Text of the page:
But remember no two houses are alike. When considering any major changes to your home before putting it up for sale, always consult with your real estate professional!
Converting a Garage
If you own a smaller home with an attached garage, resist the urge to convert the garage into a family room or set of bedrooms.
While converting the garage will give your home more usable family space and increase the square footage of your home, it will eliminate the garage, which may be a deal-breaker for some potential home buyers. Not only that, but interested home buyers may put in offers that are lower than your asking price in anticipation of having to build a new garage or convert the space back to a garage.
Eliminating Entire Living Spaces
While home buyers are looking for open floor plans, it is imperative to avoid eliminate entire living spaces. Eliminating a bedroom in a three bedroom home to create a large master suite means that you now have a two bedroom, two bathroom home, which would decrease the home's value. In addition, home buyers who are looking for a minimum of three bedrooms would skip your house entirely in their home search.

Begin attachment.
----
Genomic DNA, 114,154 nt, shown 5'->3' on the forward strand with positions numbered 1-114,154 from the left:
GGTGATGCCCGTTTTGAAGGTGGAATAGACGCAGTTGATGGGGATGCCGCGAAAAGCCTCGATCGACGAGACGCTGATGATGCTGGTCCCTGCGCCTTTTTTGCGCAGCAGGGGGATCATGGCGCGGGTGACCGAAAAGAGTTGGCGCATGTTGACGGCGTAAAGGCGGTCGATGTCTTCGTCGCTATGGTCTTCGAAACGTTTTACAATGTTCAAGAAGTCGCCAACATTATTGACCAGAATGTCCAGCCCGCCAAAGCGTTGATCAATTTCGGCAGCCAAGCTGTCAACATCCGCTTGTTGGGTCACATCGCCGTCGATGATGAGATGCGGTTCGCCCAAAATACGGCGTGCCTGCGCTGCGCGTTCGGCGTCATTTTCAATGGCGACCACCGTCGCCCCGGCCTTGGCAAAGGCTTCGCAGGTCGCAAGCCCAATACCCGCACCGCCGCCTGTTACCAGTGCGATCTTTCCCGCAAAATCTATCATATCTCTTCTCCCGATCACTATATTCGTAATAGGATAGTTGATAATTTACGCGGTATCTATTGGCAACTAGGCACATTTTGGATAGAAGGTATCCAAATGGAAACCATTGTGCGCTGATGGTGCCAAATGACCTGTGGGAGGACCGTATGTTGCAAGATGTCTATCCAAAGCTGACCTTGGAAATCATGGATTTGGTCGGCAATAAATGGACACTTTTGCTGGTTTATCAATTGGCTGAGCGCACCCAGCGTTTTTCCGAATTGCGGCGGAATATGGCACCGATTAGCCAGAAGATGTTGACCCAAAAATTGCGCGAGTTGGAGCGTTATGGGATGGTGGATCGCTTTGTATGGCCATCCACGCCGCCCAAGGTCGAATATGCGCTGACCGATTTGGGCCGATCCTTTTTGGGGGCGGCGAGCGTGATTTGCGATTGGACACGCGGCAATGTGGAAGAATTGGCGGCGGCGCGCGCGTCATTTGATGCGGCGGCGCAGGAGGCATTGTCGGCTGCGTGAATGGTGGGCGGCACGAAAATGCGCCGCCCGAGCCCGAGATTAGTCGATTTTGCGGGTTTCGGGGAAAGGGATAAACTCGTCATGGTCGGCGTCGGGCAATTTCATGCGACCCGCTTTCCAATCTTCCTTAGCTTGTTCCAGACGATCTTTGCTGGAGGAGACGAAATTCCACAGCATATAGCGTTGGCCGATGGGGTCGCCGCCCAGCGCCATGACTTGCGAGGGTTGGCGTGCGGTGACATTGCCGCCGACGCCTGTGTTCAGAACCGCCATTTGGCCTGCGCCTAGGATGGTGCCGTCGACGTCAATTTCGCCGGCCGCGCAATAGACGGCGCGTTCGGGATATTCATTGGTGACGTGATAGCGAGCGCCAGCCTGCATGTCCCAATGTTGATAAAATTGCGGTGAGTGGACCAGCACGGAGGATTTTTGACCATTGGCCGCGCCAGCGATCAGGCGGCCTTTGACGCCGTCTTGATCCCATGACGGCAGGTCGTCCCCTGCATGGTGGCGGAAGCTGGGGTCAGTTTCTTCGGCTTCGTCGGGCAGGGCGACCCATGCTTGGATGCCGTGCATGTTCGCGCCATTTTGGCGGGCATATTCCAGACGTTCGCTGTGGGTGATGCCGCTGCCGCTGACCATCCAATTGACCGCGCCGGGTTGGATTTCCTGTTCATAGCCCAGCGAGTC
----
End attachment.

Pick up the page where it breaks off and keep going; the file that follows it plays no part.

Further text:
Creating Single Function Rooms
Single function rooms, like home theaters and custom home offices, are popular in large homes. However, if you own a smaller home, avoid converting bedrooms and family rooms into single function rooms.
While your family may love the home theater and your job requires a home office, potential buyers may not be so appreciative. If you need a home theater or home office, make sure the room can easily be converted back into its intended use. Otherwise, you may reduce your home's pool of potential buyers.
Adding a Swimming Pool
Backyard swimming pools provide ambiance and a place for you and your family members to swim anytime they please. The trade-off of course, is that swimming pools also come with added responsibility and increased home maintenance, including cleaning, sanitizing and maintaining a swimming pool.
Many potential home buyers would rather have more usable space in the backyard, so the question of whether or not swimming pools add value to a home, is debatable. Pool homes are popular in the Las Vegas market, but you won't likely recoup the cost of putting one in right before you sell the home.
If your home doesn't have a pool, with some exceptions, is generally not a good idea to build one before you sell. If your home does have a pool but is in need of significant repair, it could become a major detriment to a sale. In this case, depending on the cost of repairs, it may add more value to fill it in and install a lawn.